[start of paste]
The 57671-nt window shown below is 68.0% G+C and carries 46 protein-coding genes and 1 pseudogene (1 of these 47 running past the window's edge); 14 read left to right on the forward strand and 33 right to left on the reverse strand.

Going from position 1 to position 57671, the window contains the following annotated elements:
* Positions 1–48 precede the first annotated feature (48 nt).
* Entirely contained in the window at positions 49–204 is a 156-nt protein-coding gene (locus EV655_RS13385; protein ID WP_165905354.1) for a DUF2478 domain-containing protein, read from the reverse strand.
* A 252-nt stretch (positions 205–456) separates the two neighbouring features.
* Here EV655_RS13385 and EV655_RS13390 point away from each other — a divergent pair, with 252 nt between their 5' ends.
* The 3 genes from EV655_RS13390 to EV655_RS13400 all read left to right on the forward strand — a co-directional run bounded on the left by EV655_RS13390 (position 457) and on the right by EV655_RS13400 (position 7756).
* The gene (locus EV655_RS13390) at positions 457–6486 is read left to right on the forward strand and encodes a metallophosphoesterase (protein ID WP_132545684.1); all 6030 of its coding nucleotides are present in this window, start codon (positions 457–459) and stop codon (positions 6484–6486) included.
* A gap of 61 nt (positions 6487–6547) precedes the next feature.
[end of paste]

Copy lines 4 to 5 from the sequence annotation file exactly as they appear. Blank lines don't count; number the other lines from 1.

* Entirely contained in the window at positions 49–204 is a 156-nt protein-coding gene (locus EV655_RS13385; protein ID WP_165905354.1) for a DUF2478 domain-containing protein, read from the reverse strand.
* A 252-nt stretch (positions 205–456) separates the two neighbouring features.